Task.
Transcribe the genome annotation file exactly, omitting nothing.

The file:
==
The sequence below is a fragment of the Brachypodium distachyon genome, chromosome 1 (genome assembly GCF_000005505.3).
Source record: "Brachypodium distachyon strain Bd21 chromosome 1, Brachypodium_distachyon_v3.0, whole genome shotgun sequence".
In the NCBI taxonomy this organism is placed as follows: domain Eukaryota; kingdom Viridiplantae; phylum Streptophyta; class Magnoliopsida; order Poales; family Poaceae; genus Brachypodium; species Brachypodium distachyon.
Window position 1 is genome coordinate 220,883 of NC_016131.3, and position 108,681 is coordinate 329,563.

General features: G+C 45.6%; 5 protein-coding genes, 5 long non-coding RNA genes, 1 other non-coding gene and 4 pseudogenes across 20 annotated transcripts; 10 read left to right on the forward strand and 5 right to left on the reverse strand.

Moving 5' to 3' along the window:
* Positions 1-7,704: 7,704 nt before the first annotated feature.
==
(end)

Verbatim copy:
The sequence below is a fragment of the Brachypodium distachyon genome, chromosome 1 (genome assembly GCF_000005505.3).
Source record: "Brachypodium distachyon strain Bd21 chromosome 1, Brachypodium_distachyon_v3.0, whole genome shotgun sequence".
In the NCBI taxonomy this organism is placed as follows: domain Eukaryota; kingdom Viridiplantae; phylum Streptophyta; class Magnoliopsida; order Poales; family Poaceae; genus Brachypodium; species Brachypodium distachyon.
Window position 1 is genome coordinate 220,883 of NC_016131.3, and position 108,681 is coordinate 329,563.

General features: G+C 45.6%; 5 protein-coding genes, 5 long non-coding RNA genes, 1 other non-coding gene and 4 pseudogenes across 20 annotated transcripts; 10 read left to right on the forward strand and 5 right to left on the reverse strand.

Moving 5' to 3' along the window:
* Positions 1-7,704: 7,704 nt before the first annotated feature.